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Dolphins Are Adjusting The Way They Communicate Because Of Noises Boats Make

Whenever humans go out on the water in the ocean, what lies underneath the waves is usually just an afterthought. Our boats and other recreational vehicles make such loud noises, they can be heard deep under the ocean’s surface. How has that affected the local wildlife in the deep blue?

Dolphins are known for their different calls. They use echolocation, much like bats, to navigate an area when they have trouble finding their way. They speak to members of their pods using clicks and squeaks only another dolphin would understand.

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Using underwater mics placed at the bottom of the Atlantic Ocean by researchers at a University in Maryland to see how dolphins deal with the ambient noises from boats and other vessels cruising along the surface. Researchers revealed in their new study that dolphins were increasing the frequency of their whistles, but shortening the time they whistled for.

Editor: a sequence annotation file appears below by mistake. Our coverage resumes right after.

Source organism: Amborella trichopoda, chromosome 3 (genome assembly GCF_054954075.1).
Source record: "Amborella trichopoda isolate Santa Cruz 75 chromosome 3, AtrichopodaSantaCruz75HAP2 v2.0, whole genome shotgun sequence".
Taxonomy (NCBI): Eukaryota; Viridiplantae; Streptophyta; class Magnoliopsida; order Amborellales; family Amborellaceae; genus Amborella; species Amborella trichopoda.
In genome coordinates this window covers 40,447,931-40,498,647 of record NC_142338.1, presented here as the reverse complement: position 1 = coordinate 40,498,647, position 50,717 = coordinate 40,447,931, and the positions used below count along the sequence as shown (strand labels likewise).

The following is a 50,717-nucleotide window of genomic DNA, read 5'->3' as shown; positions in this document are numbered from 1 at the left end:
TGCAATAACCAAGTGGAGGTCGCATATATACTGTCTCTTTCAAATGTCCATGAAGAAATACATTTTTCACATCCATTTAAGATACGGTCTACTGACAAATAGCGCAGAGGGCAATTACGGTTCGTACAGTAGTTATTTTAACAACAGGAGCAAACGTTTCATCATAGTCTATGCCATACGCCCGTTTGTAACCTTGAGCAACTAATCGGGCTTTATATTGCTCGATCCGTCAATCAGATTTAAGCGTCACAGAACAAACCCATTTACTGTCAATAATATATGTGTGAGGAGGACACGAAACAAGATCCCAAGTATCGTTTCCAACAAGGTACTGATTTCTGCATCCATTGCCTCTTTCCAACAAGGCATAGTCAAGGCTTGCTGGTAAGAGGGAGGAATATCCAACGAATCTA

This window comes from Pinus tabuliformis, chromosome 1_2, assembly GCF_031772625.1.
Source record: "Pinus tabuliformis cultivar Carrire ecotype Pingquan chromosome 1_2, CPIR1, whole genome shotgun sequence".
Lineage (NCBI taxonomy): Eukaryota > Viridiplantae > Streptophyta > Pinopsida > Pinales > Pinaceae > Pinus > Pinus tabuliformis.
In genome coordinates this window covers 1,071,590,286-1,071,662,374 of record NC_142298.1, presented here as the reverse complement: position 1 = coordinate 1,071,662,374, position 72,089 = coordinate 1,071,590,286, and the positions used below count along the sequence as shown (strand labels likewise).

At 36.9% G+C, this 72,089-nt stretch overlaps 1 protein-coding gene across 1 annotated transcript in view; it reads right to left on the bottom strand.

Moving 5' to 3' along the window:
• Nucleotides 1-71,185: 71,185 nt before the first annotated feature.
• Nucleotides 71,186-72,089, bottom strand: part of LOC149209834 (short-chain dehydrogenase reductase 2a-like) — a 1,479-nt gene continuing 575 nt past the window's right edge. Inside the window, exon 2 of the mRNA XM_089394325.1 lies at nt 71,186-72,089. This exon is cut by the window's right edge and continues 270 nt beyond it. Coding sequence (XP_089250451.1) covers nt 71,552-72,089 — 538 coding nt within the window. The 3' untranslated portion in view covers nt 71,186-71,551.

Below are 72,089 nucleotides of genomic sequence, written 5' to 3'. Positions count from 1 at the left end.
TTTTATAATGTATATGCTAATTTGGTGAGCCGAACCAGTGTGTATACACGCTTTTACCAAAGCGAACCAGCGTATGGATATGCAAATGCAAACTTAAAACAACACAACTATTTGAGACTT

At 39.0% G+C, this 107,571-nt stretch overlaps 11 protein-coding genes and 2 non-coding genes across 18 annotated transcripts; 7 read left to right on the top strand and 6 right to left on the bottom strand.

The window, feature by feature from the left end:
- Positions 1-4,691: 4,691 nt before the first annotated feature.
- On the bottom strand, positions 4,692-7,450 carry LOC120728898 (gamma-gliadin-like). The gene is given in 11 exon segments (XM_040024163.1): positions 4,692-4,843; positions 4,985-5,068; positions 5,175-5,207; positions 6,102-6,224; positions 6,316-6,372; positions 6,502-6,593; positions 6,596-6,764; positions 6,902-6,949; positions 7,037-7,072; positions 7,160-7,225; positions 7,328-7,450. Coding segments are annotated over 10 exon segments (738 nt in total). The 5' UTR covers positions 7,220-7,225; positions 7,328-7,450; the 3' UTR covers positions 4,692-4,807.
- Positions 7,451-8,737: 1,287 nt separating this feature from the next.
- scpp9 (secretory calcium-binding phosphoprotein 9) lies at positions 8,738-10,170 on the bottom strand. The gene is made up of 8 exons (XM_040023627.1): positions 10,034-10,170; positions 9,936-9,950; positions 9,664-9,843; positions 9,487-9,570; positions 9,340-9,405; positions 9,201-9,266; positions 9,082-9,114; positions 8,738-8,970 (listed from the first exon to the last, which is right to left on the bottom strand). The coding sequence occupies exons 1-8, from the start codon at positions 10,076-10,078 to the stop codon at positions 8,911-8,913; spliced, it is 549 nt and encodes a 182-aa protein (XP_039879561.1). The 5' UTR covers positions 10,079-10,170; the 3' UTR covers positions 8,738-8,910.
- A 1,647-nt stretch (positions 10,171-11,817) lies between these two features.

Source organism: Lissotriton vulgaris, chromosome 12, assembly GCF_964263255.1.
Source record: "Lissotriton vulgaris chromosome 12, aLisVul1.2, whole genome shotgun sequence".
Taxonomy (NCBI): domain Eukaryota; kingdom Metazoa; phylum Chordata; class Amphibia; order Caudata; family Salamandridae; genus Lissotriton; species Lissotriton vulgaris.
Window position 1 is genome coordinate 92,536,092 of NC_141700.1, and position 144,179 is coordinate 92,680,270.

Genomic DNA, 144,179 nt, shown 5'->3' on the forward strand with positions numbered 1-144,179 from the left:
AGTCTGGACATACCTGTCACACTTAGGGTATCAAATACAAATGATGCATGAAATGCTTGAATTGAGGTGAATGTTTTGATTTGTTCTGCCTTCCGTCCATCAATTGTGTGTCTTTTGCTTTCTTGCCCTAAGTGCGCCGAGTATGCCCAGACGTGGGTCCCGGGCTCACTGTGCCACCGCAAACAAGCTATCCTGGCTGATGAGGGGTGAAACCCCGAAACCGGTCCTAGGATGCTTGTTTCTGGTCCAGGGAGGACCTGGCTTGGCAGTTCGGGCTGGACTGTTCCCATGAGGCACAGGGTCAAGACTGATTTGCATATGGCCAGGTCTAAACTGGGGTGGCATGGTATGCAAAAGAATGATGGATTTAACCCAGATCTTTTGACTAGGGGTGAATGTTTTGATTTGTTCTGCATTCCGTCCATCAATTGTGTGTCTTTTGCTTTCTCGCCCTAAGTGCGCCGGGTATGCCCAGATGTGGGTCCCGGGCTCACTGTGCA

“It’s kind of like trying to answer a question in a noisy bar and after repeated attempts to be heard, you just give the shortest answer possible,” stated Dr. Helen Bailey, one of the marine biologists in Maryland, who studies protected species.

“These whistles are really important,” Bailey added. “Nobody wants to live in a noisy neighborhood. If you have these chronic noise levels, what does this mean to the population?”

Since dolphins are social creatures, communication is very important. Shorter calls mean less information, and less information might endanger a whole pod itself.

Scientists hope this information may help lead the way in creating boats with engines that make far less noise than what we have today.

There are plans to look into more eco-friendly ways to transport heavy cargo that doesn’t create noise pollution for the sea life underneath the shipping lanes.

Do you think with our current technology, we can produce engines that will put our dolphin friends at ease?

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